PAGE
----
Johnson v. GCR Enterprises, LLC et al, No. 2:2009cv03287 - Document 23 (E.D. Cal. 2010)

Court Description: ORDER and FINDINGS AND RECOMMENDATIONS signed by Judge Garland E. Burrell, Jr on 08/30/10 ORDERING 18 MOTION for DEFAULT JUDGMENT deemed withdrawn. Findings and Recommendations are referred to Judge Garland E. Burrell, Jr. Objections to F&R due within 14 days.(Williams, D)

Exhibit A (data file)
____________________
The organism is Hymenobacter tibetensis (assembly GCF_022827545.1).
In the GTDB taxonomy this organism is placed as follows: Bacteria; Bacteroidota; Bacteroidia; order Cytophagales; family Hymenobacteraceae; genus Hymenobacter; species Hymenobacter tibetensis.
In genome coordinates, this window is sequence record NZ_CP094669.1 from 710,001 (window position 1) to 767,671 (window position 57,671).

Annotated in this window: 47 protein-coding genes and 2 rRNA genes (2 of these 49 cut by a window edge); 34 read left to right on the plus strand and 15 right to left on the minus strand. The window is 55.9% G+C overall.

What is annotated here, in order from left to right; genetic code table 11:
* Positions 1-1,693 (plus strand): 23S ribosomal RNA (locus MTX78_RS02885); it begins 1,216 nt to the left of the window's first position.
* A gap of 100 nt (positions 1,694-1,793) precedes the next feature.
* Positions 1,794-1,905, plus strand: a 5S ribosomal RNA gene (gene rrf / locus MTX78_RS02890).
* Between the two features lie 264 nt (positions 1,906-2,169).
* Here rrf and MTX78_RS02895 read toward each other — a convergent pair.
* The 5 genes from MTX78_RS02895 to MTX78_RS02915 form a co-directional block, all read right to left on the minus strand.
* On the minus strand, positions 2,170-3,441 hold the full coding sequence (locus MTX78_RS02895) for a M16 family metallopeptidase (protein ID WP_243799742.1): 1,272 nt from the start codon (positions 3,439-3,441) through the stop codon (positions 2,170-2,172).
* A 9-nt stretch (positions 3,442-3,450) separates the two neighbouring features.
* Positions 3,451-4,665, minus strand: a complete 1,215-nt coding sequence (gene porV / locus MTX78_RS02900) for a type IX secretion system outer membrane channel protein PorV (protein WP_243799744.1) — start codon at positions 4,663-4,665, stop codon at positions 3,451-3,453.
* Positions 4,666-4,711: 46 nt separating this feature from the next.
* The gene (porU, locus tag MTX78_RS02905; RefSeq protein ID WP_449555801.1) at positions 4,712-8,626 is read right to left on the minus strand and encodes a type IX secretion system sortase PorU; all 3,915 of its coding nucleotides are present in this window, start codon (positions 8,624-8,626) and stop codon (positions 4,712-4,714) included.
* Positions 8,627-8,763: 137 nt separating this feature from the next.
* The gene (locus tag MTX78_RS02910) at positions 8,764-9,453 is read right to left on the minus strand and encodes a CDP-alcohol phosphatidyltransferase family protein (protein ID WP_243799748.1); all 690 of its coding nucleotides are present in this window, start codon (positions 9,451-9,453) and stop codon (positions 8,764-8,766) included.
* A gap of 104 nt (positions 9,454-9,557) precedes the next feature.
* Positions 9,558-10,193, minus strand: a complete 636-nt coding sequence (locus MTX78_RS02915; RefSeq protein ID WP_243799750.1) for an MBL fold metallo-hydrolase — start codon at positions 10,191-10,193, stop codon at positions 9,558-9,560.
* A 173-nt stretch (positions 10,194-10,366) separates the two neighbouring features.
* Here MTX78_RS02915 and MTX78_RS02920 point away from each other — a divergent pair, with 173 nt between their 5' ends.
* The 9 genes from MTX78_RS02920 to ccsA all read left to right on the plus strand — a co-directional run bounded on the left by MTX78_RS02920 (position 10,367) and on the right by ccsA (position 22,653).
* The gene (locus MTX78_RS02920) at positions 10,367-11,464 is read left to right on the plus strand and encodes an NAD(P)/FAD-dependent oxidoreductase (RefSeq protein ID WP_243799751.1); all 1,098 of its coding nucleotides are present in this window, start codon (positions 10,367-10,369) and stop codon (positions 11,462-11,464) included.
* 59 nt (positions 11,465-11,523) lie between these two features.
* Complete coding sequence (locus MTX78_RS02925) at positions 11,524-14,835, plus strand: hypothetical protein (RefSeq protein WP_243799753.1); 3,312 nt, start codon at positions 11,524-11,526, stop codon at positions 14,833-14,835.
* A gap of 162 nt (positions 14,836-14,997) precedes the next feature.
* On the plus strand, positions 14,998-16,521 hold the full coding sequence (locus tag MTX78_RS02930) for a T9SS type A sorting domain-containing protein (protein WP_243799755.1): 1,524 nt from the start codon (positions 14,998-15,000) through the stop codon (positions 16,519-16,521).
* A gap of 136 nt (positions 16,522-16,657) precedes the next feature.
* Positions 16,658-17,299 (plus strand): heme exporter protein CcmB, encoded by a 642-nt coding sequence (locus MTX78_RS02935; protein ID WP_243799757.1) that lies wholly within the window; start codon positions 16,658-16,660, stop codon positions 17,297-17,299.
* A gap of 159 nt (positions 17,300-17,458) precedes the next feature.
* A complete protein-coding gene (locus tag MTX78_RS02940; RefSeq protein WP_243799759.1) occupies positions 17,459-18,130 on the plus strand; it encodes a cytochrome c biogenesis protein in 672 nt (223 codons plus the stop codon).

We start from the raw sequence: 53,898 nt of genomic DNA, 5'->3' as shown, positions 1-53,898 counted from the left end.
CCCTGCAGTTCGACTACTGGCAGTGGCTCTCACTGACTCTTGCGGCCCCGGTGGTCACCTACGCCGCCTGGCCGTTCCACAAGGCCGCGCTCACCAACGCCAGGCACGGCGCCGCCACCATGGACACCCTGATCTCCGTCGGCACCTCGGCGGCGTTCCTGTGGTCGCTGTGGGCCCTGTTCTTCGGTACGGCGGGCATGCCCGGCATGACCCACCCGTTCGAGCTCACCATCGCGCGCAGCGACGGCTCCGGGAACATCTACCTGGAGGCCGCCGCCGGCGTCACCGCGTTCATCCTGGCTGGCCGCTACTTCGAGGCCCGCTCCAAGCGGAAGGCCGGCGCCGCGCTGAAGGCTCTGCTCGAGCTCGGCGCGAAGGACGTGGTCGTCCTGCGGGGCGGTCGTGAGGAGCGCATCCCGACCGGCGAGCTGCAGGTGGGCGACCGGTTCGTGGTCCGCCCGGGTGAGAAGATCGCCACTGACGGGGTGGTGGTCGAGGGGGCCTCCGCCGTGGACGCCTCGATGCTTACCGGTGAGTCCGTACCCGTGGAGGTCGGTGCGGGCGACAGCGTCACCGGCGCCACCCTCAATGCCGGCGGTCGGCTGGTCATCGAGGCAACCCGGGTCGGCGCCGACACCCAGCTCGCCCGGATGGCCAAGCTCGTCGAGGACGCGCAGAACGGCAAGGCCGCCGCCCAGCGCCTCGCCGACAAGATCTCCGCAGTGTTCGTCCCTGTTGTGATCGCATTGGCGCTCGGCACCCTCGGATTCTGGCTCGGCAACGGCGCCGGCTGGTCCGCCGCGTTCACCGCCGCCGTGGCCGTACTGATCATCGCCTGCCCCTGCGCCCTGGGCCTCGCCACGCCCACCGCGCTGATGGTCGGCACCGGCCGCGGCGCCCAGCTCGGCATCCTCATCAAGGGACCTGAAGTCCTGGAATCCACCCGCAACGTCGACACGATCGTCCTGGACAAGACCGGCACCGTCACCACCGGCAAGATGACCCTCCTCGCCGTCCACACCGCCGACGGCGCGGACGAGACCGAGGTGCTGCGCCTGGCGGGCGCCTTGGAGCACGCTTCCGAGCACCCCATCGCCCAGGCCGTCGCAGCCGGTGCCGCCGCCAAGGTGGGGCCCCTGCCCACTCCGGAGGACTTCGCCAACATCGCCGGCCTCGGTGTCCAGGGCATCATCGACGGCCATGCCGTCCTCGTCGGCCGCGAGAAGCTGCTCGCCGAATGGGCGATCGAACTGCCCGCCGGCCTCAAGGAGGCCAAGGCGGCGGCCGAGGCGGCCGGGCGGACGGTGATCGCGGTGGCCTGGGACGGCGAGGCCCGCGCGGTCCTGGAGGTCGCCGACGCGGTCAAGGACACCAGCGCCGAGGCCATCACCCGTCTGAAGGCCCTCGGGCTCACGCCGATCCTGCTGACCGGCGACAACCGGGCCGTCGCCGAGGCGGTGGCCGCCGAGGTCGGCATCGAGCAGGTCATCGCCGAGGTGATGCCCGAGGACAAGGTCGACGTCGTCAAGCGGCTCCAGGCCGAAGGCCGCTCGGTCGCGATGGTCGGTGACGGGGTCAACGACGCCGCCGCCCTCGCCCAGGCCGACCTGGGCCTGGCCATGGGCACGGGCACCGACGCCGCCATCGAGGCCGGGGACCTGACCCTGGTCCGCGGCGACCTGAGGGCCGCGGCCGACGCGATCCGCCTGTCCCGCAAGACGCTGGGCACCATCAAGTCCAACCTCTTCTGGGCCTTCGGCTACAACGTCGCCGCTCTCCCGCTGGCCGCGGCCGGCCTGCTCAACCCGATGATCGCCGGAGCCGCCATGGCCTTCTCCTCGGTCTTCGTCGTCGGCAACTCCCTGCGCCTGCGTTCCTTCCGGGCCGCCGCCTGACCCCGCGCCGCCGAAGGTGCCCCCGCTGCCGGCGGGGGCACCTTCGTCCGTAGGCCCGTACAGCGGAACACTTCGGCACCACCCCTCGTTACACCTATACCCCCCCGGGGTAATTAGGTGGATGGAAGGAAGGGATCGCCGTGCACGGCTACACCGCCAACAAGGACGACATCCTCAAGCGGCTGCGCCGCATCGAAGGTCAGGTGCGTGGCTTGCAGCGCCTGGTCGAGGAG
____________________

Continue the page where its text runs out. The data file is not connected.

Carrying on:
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Johnson v. GCR Enterprises, LLC et al Doc. 23 1 2 3 4 5 6 7 8 IN THE UNITED STATES DISTRICT COURT 9 FOR THE EASTERN DISTRICT OF CALIFORNIA 10 SCOTT N. JOHNSON, 11 Plaintiff, No. CIV S-09-3287 GEB EFB 12 13 14 vs. GCR ENTERPRISES, LLC, individually and dba RUBINO’s ITALIAN AMERICAN CUISINE; and HENRY CARRILLO, ORDER AND FINDINGS AND RECOMMENDATIONS 15 Defendants. / 16 17 This case was referred to the undersigned pursuant to Eastern District of California Local 18 Rule 302(c)(19) and 28 U.S.C. § 636(b)(1) for hearing on plaintiff’s motion for entry of default 19 judgment against defendants GCR Enterprises, LLC, individually and dba Rubino’s Italian 20 American Cuisine (“GCR”), and Henry Carrillo. On August 24, 2010, a hearing on the motion 21 was held. Plaintiff Scott Johnson, an attorney, appeared at the hearing and represented himself. 22 No appearance was made on behalf of defendants. At the hearing, the undersigned expressed 23 concerns regarding the adequacy of service of process on defendant GCR.1 Thereafter, plaintiff 24 1 25 26 Specifically, the undersigned explained that although a certificate of service, filed April 12, 2010, demonstrates that GCR Enterprises was served on March 14, 2010 by delivering a copy of the process to GCR’s purported agent for service of process Henry Carrillo, Dckt. No. 12, GCR’s registered agent for service of process, according to the California Secretary of State 1 Dockets.Justia.com 1 withdrew his motion for default judgment as to GCR. Accordingly, plaintiff’s motion for default 2 judgment as to GCR is denied. However, for the reasons that follow, and as stated on the record 3 at the hearing, the court recommends that plaintiff’s application for entry of default judgment be 4 granted as to defendant Henry Carrillo. 5 I. 6 BACKGROUND Plaintiff initiated this action on November 25, 2009, alleging violations of the Americans 7 with Disabilities Act (“ADA”), 42 U.S.C. §§ 12101, et seq., and the California Unruh Civil 8 Rights Act. Compl., Dckt. No. 1. A certificate of service, filed February 22, 2010, demonstrates 9 that the summons and complaint were served on defendant Carrillo on February 11, 2010 in 10 Roseville, California, by leaving a copy of the process at Carrillo’s usual place of business with 11 Jesus Mendoza, the employee in charge, and informing him of its contents. Dckt. No. 6. 12 On April 22, 2010, pursuant to plaintiff’s request, the Clerk of Court entered the default 13 of defendant Carrillo. Dckt. No. 16. On May 14, 2010, plaintiff filed a motion for default 14 judgment, and mail served a copy of the motion on defendant Carrillo. Dckt. No. 18. 15 16 17 18 19 20 21 22 Plaintiff’s motion for default judgment seeks the following relief: The Court grants judgment in Plaintiff’s favor and against . . . Henry Carrillo for monetary damages, pursuant to the California Civil Code Section 52(a) in the amount of $8,000.00, which is based upon two occurrences of the statutory minimum of $4,000.00 per discriminatory event. . . . The Complaint identifies two actual and two foregone visits to the subject business/property. The foregone visits are based upon personal knowledge of existing architectural barriers. . . . Although the Complaint identifies a total of four (4) actual and foregone visits, which would result in monetary damages in the amount of $16,000.00, the Plaintiff is limiting his damage demand to $8,000.00. The Plaintiff is willing to lower his monetary damages below the $8,000.00, if this matter is resolved prior to the motion hearing date. Plaintiff seeks injunctive relief of a properly configured van accessible disabled 23 24 25 26 website, is Chris Rubino, not Henry Carrillo. See also Dckt. No. 1-3 at 2. Although a liquor license that is attached to plaintiff’s complaint indicates that Carrillo is an officer of GCR, Dckt. No. 1-3 at 3, service on a limited liability company is effected by serving the person designated as its agent for service of process, not just an officer of the company. Cal. Corp. Code § 17061(b). 2 1 parking space with an accessible route to an accessible entrance, a compliant men’s restroom door accessibility signage and all men’s restroom fixtures and accessories to be located at compliant heights & locations. The Court grants Judgment in Plaintiffs favor and against . . . Henry Carrillo for injunctive relief requiring Defendant[] to provide for a properly configured van-accessible disabled parking space with an accessible route to an accessible entrance, a compliant men’s restroom door accessibility signage and all men’s restroom fixtures and accessories to be located at compliant heights & locations in accordance with the Americans with Disabilities Act of 1990 (ADA) and the Americans with Disabilities Act Accessibility Guidelines (ADAAG) contained in 28 CFR Part 36. There will be no motion made for attorney fees or litigation costs. 2 3 4 5 6 7 8 9 10 11 Id. at 3-4. II. DISCUSSION It is within the sound discretion of the district court to grant or deny an application for 12 default judgment. Aldabe v. Aldabe, 616 F.2d 1089, 1092 (9th Cir. 1980). In making this 13 determination, the court considers the following factors: 14 15 16 (1) the possibility of prejudice to the plaintiff, (2) the merits of plaintiff’s substantive claim, (3) the sufficiency of the complaint, (4) the sum of money at stake in the action, (5) the possibility of a dispute concerning the material facts, (6) whether the default was due to excusable neglect, and (7) the strong policy underlying the Federal Rules of Civil Procedure favoring decisions on the merits. 17 18 Eitel v. McCool, 782 F.2d 1470, 1471-72 (9th Cir. 1986). “In applying this discretionary 19 standard, default judgments are more often granted than denied.” Philip Morris USA, Inc. v. 20 Castworld Products, Inc., 219 F.R.D. 494, 498 (C.D. Cal. 2003) (quoting PepsiCo, Inc. v. 21 Triunfo-Mex, Inc., 189 F.R.D. 431, 432 (C.D. Cal. 1999)). 22 As a general rule, once default is entered, the factual allegations of the complaint are 23 taken as true, except for those allegations relating to damages. TeleVideo Systems, Inc. v. 24 Heidenthal, 826 F.2d 915, 917-18 (9th Cir. 1987) (citations omitted). However, although well- 25 pleaded allegations in the complaint are admitted by defendant’s failure to respond, “necessary 26 facts not contained in the pleadings, and claims which are legally insufficient, are not established 3 1 by default.” Cripps v. Life Ins. Co. of N. Am., 980 F.2d 1261, 1267 (9th Cir. 1992). 2 A. Americans with Disabilities Act 3 Title III of the ADA provides that “[n]o individual shall be discriminated against on the 4 basis of disability in the full and equal enjoyment of the goods, services, facilities, privileges, 5 advantages, or accommodations of any place of public accommodation by any person who owns, 6 leases (or leases to), or operates a place of public accommodation.” 42 U.S.C. § 12182(a). 7 Discrimination includes “a failure to remove architectural barriers . . . in existing facilities . . . 8 where such removal is readily achievable.” Id. § 12182(b)(2)(A)(iv). Under the ADA, the term 9 readily achievable means “easily accomplishable and able to be carried out without much 10 11 difficulty or expense.” 42 U.S.C. § 12181(9). “To prevail on a Title III discrimination claim, the plaintiff must show that (1) [he] is 12 disabled within the meaning of the ADA; (2) the defendant is a private entity that owns, leases, 13 or operates a place of public accommodation; and (3) the plaintiff was denied public 14 accommodations by the defendant because of her disability.” Molski v. M.J. Cable, Inc., 481 15 F.3d 724, 730 (9th Cir. 2007). Further, “[t]o succeed on a ADA claim of discrimination on 16 account of one’s disability due to an architectural barrier, the plaintiff must also prove that: (1) 17 the existing facility at the defendant’s place of business presents an architectural barrier 18 prohibited under the ADA, and (2) the removal of the barrier is readily achievable.” Parr v. L & 19 L Drive-Inn Rest., 96 F. Supp.2d 1065, 1085 (D. Haw. 2000). 20 Although “[t]he Ninth Circuit has yet to rule on whether the plaintiff or defendant bears 21 the burden of proof in showing that removal of an architectural barrier is readily achievable,” the 22 Circuit, and various district courts throughout the Circuit, have often applied the burden-shifting 23 framework set forth in Colorado Cross Disability Coalition v. Hermanson Family, Ltd., 264 F.3d 24 999 (10th Cir. 2001). Vesecky v. Garick, Inc., 2008 WL 4446714, at *2 (D. Ariz. Sept. 30, 2008) 25 (citing Doran v. 7-Eleven, Inc., 506 F.3d 1191, 1202 (9th Cir. 2007) and various district court 26 cases). In Colorado Cross, the Tenth Circuit stated that the “[p]laintiff bears the initial burden 4 1 of production to present evidence that a suggested method of barrier removal is readily 2 achievable” and that if plaintiff meets that burden, the burden shifts to the defendant, who “bears 3 the ultimate burden of persuasion regarding its affirmative defense that a suggested method of 4 barrier removal is not readily achievable.” Colo. Cross Disability Coal., 264 F.3d at 1006. 5 Recently, in Molski v. Foley Estates Vineyard and Winery, LLC, 531 F.3d 1043 (9th Cir. 6 2008), the Circuit addressed Colorado Cross directly for the first time. The court declined to 7 apply Colorado Cross’s burden-shifting framework in the context of barrier removal from within 8 historic buildings and instead placed the burden squarely on the defendant. The court reasoned 9 that by requiring “the entity undertaking alterations [to] consult with the State Historic 10 Preservation Officer,” the ADA guidelines for historic buildings place the burden on the “party 11 with the best access to information regarding the historical significance of the building” rather 12 than “on the party advocating for remedial measures.”2 531 F.3d at 1048. 13 In a recent opinion addressing both Colorado Cross and Molski, the District of Arizona 14 stated that while it was “mindful of the informational imbalance that may exist between plaintiffs 15 and defendants with respect to the ease and cost with which architectural barriers may be 16 removed . . . until the Ninth Circuit provides additional and specific instruction to the lower 17 courts [it] will follow the overwhelming majority of federal courts that apply the burden-shifting 18 framework of Colo. Cross, specifically in cases where a historic building is not at issue.” 19 Vesecky, 2008 WL 4446714, at *2. This court agrees, especially in the context of a default 20 judgment proceeding in which defendants have not appeared. 42 U.S.C. § 12181(9). 21 Here, plaintiff alleges (1) that he is disabled, Compl. ¶ 1; (2) that defendant’s business is 22 a place of public accommodation, id. ¶ 2; (3) that plaintiff was denied access to defendant’s 23 business because of plaintiff’s disability, id. ¶ 3; and (4) that defendant’s business has 24 architectural barriers, id. Additionally, although plaintiff does not specifically allege that 25 2 26 The court also stated that “congressional intent behind the ADA support[s] placing the burden of production on the defendant.” 531 F.3d at 1048. 5 1 removal of those barriers is readily achievable, he alleges that “[a] failure to remove architectural 2 barriers and communication barriers that are structural in nature, in existing facilities [is a 3 violation of the ADA] where such removal is readily achievable,” id. ¶ 16 (emphasis added), and 4 his complaint also specifically states that he seeks injunctive relief “to remove all barriers to 5 access which are readily achievable. . . .” Id. ¶ 3. Plaintiff’s complaint also alleges that 6 “Defendants have continued to violate the law and deny the rights of Plaintiff and of other 7 disabled persons to access this public accommodation since on or before November 24, 2009,” 8 which implies that defendant Carrillo has failed to remove barriers where the removal is readily 9 achievable. Additionally, the injunction plaintiff seeks only requires defendant Carrillo “to 10 provide for a properly configured van-accessible disabled parking space with an accessible route 11 to an accessible entrance, a compliant men’s restroom door accessibility signage and all men’s 12 restroom fixtures and accessories to be located at compliant heights & locations in accordance 13 with the Americans with Disabilities Act of 1990 (ADA) and the Americans with Disabilities 14 Act Accessibility Guidelines (ADAAG) contained in 28 CFR Part 36.” Therefore, defendant 15 Carrillo would only need to comply with that injunction if it is readily achievable to do so. 16 Moreover, 28 C.F.R. § 36.304 specifically lists “Installing grab bars in toilet stalls,” 17 “Rearranging toilet partitions to increase maneuvering space,” “Insulating lavatory pipes under 18 sinks to prevent burns,” “Installing a raised toilet seat,” “Installing a full-length bathroom 19 mirror,” “Repositioning the paper towel dispenser in a bathroom,” and “Creating designated 20 accessible parking spaces” as examples of “steps to remove barriers.” 21 Because plaintiff’s allegations are taken as true on default, the court finds that plaintiff 22 has made out a prima facie Title III discrimination claim. Additionally, the court finds that the 23 majority of the Eitel factors weigh in favor of granting default judgment to plaintiff on that 24 claim. Therefore, the court recommends that plaintiff be granted default judgment against 25 defendant Carrillo on his ADA claim and award plaintiff an injunction requiring defendant 26 Carrillo “to provide for a properly configured van-accessible disabled parking space with an 6 1 accessible route to an accessible entrance, a compliant men’s restroom door accessibility signage 2 and all men’s restroom fixtures and accessories to be located at compliant heights & locations in 3 accordance with the Americans with Disabilities Act of 1990 (ADA) and the Americans with 4 Disabilities Act Accessibility Guidelines (ADAAG) contained in 28 CFR Part 36.” See 42 5 U.S.C. § 12188(a)(2) (authorizing injunctions under the ADA). 6 B. Unruh Civil Rights Act 7 The Unruh Civil Rights Act provides: “All persons within the jurisdiction of this state 8 are free and equal, and no matter what their sex, race, color, religion, ancestry, national origin, 9 disability, medical condition, marital status, or sexual orientation are entitled to the full and 10 equal accommodations, advantages, facilities, privileges, or services in all business 11 establishments of every kind whatsoever.” Cal. Civ. Code § 51(b). To prevail on his disability 12 discrimination claim under the Unruh Civil Rights Act, plaintiff must establish that (1) he was 13 denied the full and equal accommodations, advantages, facilities, privileges, or services in a 14 business establishment; (2) his disability was a motivating factor for this denial; (3) defendants 15 denied plaintiff the full and equal accommodations, advantages, facilities, privileges, or services; 16 and (4) defendants’ wrongful conduct caused plaintiff to suffer injury, damage, loss or harm. 17 California Civil Jury Instructions (BAJI), No. 7.92 (Spring 2009). Additionally, any violation of 18 the ADA necessarily constitutes a violation of the Unruh Civil Rights Act. Cal. Civ. Code 19 § 51(f). 20 Here, because plaintiff’s complaint properly sets out the necessary elements for his ADA 21 claim against defendant Carrillo, plaintiff has also properly set out the necessary elements for his 22 Unruh Civil Rights Act claim. Therefore, and because there are no policy considerations which 23 preclude the entry of default judgment on this claim, Eitel, 782 F.2d at 1471-72, the court will 24 recommend that plaintiff’s motion for default judgment on his Unruh Civil Rights Act claim 25 against defendant Carrillo be granted. 26 //// 7 1 The Unruh Civil Rights Act provides for a minimum statutory damage amount of $4000 2 per violation, and “any attorney’s fees that may be determined by the court in addition thereto.” 3 Id. § 52(a). Plaintiff seeks $8,000 in damages for violation of the Unruh Civil Rights Act, based 4 on two actual visits to defendant’s property. Compl. ¶ 3. The court will recommend that 5 plaintiff be awarded those statutory damages. 6 III. 7 8 In view of the foregoing findings, IT IS HEREBY ORDERED that plaintiff’s motion for default judgment against defendant GCR Enterprises, LLC is deemed withdrawn. 9 IT IS FURTHER RECOMMENDED that: 1. Plaintiff’s motion for default judgment against defendant Henry Carrillo be 10 11 CONCLUSION GRANTED; 12 2. Plaintiff be awarded statutory damages in the amount of $8,000; and 13 3. Plaintiff be granted an injunction requiring defendant Carrillo “to provide for a 14 properly configured van-accessible disabled parking space with an accessible route to an 15 accessible entrance, a compliant men’s restroom door accessibility signage and all men’s 16 restroom fixtures and accessories to be located at compliant heights & locations in accordance 17 with the Americans with Disabilities Act of 1990 (ADA) and the Americans with Disabilities 18 Act Accessibility Guidelines (ADAAG) contained in 28 CFR Part 36.” 19 These findings and recommendations are submitted to the United States District Judge 20 assigned to the case, pursuant to the provisions of 28 U.S.C. § 636(b)(l). Within fourteen days 21 after being served with these findings and recommendations, any party may file written 22 objections with the court and serve a copy on all parties. Such a document should be captioned 23 “Objections to Magistrate Judge’s Findings and Recommendations.” Failure to file objections 24 //// 25 //// 26 //// 8 1 within the specified time may waive the right to appeal the District Court’s order. Turner v. 2 Duncan, 158 F.3d 449, 455 (9th Cir. 1998); Martinez v. Ylst, 951 F.2d 1153 (9th Cir. 1991). 3 DATED: August 30, 2010. 4 5 6 7 8 9 10 11 12 13 14 15 16 17 18 19 20 21 22 23 24 25 26